The IPDC is still unable to collect USD 12 million from the shed lease due to the investors’ failure to pay due to COVID-19 and, in part, the conflict in the country. It also filed a lawsuit against six investors.

To compensate for the AGOA market loss, the industrial parks slashed costs and relocated their export markets to Europe and Asia.

The AGOA ban has had an impact on Ethiopia’s industrial parks in terms of job prospects. Following the war in northern Ethiopia, external funding has been suspended, particularly World Bank funds.

The investors inside the parks have been forced to lay off approximately 5,000 workers. The government aimed to create 75,000 jobs inside the 13 industrial parks this year, but only 57,000 were created.

“The increasing high turnover is partly due to decline in orders. When international purchasers place large orders, the investors in the industrial parks hire in large numbers,” Sandokan Debebe, CEO of the IPDC, told Ahmed Shide, Minister of Finance, and officials from the Public Enterprise Holding and Administration, which regulates the industrial parks.

“When there are no orders, the investors inside the industrial parks laid off employees. Another reason is employees’ low salaries. We are attempting to improve this,” Sandokan added.

On September 1, 2022, officials met at the Hilton Addis hotel to assess the operation of the industrial parks. The IPDC and the Ministry of Industry have also completed research on the effects of the AGOA embargo on Ethiopian investors and developed alternative venues.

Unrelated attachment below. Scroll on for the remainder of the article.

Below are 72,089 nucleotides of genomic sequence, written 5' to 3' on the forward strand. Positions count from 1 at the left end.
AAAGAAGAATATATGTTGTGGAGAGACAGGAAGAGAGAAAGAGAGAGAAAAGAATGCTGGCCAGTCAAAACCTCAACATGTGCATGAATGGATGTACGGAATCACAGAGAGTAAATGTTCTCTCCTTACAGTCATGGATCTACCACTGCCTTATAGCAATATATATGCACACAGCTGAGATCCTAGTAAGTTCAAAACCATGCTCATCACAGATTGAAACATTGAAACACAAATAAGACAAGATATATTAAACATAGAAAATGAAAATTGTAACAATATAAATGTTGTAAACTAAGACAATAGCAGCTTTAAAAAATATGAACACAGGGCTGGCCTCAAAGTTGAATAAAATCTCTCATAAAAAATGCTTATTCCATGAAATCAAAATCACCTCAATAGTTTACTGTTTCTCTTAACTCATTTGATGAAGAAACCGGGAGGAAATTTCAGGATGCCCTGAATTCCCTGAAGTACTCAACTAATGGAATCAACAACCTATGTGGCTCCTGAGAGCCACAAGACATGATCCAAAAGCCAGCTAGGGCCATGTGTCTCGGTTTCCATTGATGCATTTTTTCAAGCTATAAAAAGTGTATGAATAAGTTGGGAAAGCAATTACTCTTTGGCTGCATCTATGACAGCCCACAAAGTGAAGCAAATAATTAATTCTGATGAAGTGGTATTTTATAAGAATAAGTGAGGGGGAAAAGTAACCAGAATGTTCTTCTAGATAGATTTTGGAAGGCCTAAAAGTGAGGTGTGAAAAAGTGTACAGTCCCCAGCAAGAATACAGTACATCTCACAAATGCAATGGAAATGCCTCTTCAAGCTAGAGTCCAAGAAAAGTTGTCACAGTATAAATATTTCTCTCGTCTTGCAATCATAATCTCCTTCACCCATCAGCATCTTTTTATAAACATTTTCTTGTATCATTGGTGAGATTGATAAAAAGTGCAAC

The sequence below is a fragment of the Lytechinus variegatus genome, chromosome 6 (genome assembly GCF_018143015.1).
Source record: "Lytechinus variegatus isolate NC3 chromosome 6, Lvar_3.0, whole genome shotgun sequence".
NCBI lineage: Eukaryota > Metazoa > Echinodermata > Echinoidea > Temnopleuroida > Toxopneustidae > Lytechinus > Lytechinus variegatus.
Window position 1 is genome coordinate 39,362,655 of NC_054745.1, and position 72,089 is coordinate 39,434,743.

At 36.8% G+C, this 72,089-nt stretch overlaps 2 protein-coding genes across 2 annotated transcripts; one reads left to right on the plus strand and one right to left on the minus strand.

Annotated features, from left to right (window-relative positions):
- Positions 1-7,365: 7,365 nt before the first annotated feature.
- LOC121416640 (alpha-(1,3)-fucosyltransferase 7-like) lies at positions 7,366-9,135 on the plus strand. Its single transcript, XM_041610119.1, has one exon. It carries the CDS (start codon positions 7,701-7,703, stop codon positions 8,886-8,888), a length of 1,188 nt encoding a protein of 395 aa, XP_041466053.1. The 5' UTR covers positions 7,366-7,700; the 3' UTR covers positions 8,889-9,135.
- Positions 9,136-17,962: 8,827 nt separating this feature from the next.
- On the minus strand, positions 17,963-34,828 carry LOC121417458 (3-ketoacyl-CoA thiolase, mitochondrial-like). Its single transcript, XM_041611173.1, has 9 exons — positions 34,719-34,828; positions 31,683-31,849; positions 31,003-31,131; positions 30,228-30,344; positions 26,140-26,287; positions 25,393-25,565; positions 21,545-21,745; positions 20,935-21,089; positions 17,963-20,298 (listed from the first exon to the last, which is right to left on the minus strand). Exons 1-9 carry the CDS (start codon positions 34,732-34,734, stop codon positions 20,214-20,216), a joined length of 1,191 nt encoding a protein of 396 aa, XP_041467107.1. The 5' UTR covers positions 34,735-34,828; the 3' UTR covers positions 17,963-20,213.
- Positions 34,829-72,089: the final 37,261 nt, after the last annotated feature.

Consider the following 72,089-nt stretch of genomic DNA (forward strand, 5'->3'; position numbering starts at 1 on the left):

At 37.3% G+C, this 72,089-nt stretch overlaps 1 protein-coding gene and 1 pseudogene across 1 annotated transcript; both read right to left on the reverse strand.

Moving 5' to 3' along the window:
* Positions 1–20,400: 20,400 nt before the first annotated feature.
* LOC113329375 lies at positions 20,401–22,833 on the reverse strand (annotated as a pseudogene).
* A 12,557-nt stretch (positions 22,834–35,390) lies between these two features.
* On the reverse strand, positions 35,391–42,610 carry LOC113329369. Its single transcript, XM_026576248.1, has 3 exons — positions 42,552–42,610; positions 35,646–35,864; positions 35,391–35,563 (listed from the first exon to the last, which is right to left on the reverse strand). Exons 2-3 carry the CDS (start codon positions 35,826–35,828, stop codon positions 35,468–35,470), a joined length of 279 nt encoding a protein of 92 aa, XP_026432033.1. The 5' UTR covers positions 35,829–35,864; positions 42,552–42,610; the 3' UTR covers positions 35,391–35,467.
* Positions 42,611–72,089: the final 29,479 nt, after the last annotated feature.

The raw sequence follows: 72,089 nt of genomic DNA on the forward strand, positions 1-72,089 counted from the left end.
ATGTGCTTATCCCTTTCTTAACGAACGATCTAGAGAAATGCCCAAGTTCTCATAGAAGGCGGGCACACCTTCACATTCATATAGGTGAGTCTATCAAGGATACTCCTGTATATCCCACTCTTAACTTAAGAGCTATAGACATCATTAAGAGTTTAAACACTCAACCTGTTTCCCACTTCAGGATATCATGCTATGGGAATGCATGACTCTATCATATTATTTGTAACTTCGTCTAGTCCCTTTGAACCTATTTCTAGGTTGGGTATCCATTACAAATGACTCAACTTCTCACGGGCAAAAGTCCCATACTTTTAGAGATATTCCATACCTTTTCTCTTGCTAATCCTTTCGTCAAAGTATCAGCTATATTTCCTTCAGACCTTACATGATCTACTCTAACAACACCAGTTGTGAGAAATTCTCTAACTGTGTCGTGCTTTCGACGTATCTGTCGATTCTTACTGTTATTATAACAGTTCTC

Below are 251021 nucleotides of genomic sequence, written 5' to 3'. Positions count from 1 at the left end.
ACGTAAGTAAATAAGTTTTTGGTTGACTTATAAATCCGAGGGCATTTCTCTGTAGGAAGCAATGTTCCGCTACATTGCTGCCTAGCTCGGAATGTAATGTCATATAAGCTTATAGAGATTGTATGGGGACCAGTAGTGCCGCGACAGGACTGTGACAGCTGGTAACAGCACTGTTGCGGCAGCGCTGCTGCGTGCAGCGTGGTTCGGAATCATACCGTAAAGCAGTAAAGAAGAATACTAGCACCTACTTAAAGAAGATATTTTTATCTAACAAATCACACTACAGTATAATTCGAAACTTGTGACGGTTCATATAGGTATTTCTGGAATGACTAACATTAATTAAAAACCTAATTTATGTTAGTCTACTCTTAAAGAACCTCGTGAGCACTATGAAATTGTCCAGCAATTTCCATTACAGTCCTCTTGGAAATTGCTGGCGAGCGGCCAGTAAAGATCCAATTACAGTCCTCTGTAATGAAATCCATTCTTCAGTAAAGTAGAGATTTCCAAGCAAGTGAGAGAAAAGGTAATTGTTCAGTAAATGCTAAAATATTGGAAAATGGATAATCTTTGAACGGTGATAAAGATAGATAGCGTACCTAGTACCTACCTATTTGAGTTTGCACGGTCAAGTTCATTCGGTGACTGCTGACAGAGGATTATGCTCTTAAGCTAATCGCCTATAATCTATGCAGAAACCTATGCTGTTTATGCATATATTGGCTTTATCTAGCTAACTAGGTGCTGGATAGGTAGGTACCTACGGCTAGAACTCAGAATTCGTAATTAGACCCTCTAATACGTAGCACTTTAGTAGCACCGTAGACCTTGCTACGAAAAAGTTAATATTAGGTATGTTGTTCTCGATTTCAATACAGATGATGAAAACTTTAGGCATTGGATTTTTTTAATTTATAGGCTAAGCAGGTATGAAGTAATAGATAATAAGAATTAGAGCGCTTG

“Among the alternatives is that we can reduce taxes for investors to compensate for the taxes they suffer when entering the US market because we are barred from participating in AGOA. They could absorb the US tax if we gave them a tax cut. However, this does not guarantee them a price edge in the US market,” Addisu explained.

He believes AGOA reduces the cost and boosts acceptance in the United States.

“The other option is for our exporters and their US buyers to divide the tariff imposed following the AGOA prohibition. They normally bear an equal portion of the tax burden. In the long run, we intend to seek more markets throughout the world. AGOA is a US government political instrument. It is not a contract. The US administration has made a unilateral offer. As a result, we should not rely on it in our financial activities,” Addisu elaborated.

Another goal of the administration is to focus on the domestic market. Following the AGOA ban, manufacturers in industrial parks sold items worth USD 161 million to the local market, effectively replacing imports.

This also represents a paradigm shift from the previous 100-percent export policy prior to the AGOA restriction, towards import substitution. The industrial parks have set ambitious aims for the fiscal years 2022–23, in keeping with IPDC’s strategy for 2025.

The parks are expected to generate a total revenue of 2.34 billion birr and a net profit of 830 million birr. The export revenue target is set at USD 322 million.

The war in northern Ethiopia not only resulted in Ethiopia’s exclusion from the AGOA but also exploited the country’s ability to manage on its own.

Because of the conflict, the government was compelled to change from mass-developing industrial parks to offsetting the output of existing ones. The corporation must also adjust its focus from constructing and operating industrial parks to being an agile commercial entity.

The foreign direct investment (FDI) inflow into industrial parks in the months following the unilateral ceasefire has been significantly larger than the total inflow last year, according to Sandokan.

“It’s a blessing in disguise,” Sandokan said, describing how they used the war to their advantage.

“The shocks of losing AGOA as well as the war were completely outperformed by industrial parks. The transformation must continue to incorporate the output of industrial parks into economic value. We have been waiting for this moment to reap the benefits of the massive public investment made to establish industrial parks,” Ahmed stated.